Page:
SETI Scientist Jill Tarter provided a beautiful TED Talk about this subject, and in this interview with NOVA, she speaks on being the inspiration for Carl Sagan and Ann Druyan’s book/film ‘Contact’ whereby Jodie Foster portrays Dr. Tarter.
Seth Shostak, Senior Astronomer for SETI, presented an enriching TED Talk about why he’s convinced we’re closer than ever in detecting, contacting, or receiving signals from ETI; and recently, had a Q&A conversation with Science 2.0 appropriately titled “Why I Believe We’ll Find Aliens.”
What ancient stories do fossil meteorites hold? Find out in this new video from The Brain Scoop, featuring some exceedingly rare extraterrestrial rocks and a very expensive science machine.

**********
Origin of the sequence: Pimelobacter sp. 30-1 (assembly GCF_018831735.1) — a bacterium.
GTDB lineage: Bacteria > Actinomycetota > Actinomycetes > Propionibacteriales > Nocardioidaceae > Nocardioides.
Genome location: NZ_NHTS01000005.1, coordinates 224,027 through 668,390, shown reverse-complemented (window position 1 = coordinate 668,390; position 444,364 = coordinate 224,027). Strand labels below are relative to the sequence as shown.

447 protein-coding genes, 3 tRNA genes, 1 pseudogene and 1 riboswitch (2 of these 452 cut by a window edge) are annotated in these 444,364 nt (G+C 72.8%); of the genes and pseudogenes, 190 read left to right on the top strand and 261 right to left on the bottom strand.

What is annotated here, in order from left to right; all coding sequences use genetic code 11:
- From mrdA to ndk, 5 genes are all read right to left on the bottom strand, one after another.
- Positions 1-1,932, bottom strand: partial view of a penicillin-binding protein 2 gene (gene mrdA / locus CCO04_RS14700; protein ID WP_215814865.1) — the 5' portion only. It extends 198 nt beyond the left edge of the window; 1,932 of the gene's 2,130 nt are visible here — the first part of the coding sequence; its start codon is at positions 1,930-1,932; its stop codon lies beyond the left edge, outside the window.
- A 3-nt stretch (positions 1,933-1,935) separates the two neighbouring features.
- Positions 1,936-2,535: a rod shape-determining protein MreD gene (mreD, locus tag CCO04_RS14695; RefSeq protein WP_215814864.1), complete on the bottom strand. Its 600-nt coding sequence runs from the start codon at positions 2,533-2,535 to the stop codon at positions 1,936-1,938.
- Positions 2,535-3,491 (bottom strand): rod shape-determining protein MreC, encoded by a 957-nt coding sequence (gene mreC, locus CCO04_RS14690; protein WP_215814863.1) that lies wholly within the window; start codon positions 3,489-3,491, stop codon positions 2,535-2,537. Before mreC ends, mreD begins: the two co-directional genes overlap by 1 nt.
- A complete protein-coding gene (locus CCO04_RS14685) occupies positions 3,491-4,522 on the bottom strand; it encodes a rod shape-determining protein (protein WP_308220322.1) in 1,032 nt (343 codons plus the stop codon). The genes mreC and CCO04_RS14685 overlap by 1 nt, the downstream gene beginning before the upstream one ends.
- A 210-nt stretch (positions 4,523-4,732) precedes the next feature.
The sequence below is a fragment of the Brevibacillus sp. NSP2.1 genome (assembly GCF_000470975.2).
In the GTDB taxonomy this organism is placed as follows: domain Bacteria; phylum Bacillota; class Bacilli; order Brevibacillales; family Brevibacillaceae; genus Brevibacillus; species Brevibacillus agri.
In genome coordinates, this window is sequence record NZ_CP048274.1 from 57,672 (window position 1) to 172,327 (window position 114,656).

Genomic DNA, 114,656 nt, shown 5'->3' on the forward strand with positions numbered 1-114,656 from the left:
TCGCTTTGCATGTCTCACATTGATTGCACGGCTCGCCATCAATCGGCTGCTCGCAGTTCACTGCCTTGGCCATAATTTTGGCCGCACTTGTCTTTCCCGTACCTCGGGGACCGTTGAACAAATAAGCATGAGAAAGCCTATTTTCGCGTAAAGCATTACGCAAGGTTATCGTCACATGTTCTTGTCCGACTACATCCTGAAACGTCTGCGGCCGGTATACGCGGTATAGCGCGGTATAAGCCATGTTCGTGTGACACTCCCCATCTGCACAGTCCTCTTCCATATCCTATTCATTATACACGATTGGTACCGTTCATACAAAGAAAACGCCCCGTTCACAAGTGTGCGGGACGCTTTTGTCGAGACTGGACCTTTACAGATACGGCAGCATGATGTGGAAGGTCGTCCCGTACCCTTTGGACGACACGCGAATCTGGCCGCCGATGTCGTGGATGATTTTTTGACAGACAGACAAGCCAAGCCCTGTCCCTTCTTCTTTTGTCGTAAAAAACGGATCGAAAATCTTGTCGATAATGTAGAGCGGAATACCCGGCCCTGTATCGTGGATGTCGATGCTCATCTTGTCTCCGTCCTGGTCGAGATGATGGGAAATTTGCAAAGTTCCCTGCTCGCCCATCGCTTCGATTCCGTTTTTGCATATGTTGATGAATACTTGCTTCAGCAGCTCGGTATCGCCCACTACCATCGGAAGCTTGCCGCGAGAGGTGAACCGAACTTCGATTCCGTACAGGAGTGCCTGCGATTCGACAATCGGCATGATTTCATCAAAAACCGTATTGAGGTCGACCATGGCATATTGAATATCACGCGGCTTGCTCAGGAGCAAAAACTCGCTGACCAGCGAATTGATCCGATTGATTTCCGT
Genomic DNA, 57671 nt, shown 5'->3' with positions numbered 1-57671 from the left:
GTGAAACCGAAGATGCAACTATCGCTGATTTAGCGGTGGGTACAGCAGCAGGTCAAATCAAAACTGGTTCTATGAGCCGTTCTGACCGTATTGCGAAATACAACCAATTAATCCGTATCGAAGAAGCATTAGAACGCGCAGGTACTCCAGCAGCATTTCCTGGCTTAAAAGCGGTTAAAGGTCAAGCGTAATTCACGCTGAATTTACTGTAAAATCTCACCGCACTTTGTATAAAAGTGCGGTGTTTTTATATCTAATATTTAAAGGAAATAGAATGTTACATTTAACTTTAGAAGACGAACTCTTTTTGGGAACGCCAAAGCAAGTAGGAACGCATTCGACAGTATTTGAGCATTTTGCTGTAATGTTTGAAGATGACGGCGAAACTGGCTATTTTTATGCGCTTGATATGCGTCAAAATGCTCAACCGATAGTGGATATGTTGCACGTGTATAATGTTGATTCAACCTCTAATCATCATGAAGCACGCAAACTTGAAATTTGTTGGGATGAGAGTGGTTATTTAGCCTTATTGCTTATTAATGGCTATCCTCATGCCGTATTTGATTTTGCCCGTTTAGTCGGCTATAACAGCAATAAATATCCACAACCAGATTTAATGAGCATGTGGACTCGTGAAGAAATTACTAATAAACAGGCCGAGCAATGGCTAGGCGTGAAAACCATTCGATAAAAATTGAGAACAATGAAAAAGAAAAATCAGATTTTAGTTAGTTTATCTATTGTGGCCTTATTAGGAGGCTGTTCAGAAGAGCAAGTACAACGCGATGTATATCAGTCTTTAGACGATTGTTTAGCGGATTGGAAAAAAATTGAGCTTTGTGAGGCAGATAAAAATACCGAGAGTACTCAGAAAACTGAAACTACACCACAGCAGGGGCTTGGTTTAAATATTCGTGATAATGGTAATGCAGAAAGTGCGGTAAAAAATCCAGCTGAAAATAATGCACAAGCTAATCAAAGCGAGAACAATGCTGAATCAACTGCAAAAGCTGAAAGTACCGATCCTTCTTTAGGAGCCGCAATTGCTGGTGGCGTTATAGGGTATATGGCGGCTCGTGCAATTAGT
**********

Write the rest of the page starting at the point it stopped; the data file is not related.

Until today I never knew that meteorites could fossilize. I knew that they could be mistaken for loaves of bread by Russian farmers and eaten, diamonds and all, but fossilized? That’s news to me. Thanks Emily!
Sun of a Million Earths
The sun is big. Really big. Big enough to hold about a million Earths, by volume.
But our brains aren’t good with visualizing big numbers. So what does a million Earths look like?
Thanks to Chris Jones and his visualization at Space Facts, you can find out. Check it out. Prepare to scroll!
Can you survive in space without a spacesuit?
You know the answer to the question “what happens in space if you aren’t wearing a spacesuit” is going to be “very bad things”, but just what those bad things are is the interesting part.
Also, hi Eric!
(that’s my friend Eric in the video)
A Typographical History of NASA
Data artists and visualization researchers at the Office for Creative Research dug through 11,000 pages of NASA history reports, containing nearly 5 million words, to assemble this typographical timeline of the U.S. space program.